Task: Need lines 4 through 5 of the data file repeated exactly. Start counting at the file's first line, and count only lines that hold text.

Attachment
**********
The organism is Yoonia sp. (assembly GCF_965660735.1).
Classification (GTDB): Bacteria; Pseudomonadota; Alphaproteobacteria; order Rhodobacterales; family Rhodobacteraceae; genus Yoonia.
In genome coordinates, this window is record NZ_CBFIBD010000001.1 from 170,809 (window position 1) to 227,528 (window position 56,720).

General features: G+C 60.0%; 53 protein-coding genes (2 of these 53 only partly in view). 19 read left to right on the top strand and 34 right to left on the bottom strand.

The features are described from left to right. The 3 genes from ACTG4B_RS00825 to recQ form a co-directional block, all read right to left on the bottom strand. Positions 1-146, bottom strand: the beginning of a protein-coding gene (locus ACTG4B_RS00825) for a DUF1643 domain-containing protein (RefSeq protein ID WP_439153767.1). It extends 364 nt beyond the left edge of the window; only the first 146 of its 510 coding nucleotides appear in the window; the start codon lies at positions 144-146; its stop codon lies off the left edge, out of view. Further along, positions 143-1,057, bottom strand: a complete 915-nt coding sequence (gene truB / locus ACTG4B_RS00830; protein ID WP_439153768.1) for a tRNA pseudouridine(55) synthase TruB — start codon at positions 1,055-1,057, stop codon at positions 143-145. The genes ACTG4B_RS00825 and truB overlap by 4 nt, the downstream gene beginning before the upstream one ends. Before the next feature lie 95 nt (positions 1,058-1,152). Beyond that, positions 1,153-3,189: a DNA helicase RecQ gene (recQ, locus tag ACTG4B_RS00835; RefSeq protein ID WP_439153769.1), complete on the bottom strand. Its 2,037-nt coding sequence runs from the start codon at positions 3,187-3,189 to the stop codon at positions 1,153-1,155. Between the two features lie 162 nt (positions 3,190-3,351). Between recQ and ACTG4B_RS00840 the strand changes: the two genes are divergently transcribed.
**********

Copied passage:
General features: G+C 60.0%; 53 protein-coding genes (2 of these 53 only partly in view). 19 read left to right on the top strand and 34 right to left on the bottom strand.

The features are described from left to right. The 3 genes from ACTG4B_RS00825 to recQ form a co-directional block, all read right to left on the bottom strand. Positions 1-146, bottom strand: the beginning of a protein-coding gene (locus ACTG4B_RS00825) for a DUF1643 domain-containing protein (RefSeq protein ID WP_439153767.1). It extends 364 nt beyond the left edge of the window; only the first 146 of its 510 coding nucleotides appear in the window; the start codon lies at positions 144-146; its stop codon lies off the left edge, out of view. Further along, positions 143-1,057, bottom strand: a complete 915-nt coding sequence (gene truB / locus ACTG4B_RS00830; protein ID WP_439153768.1) for a tRNA pseudouridine(55) synthase TruB — start codon at positions 1,055-1,057, stop codon at positions 143-145. The genes ACTG4B_RS00825 and truB overlap by 4 nt, the downstream gene beginning before the upstream one ends. Before the next feature lie 95 nt (positions 1,058-1,152). Beyond that, positions 1,153-3,189: a DNA helicase RecQ gene (recQ, locus tag ACTG4B_RS00835; RefSeq protein ID WP_439153769.1), complete on the bottom strand. Its 2,037-nt coding sequence runs from the start codon at positions 3,187-3,189 to the stop codon at positions 1,153-1,155. Between the two features lie 162 nt (positions 3,190-3,351). Between recQ and ACTG4B_RS00840 the strand changes: the two genes are divergently transcribed.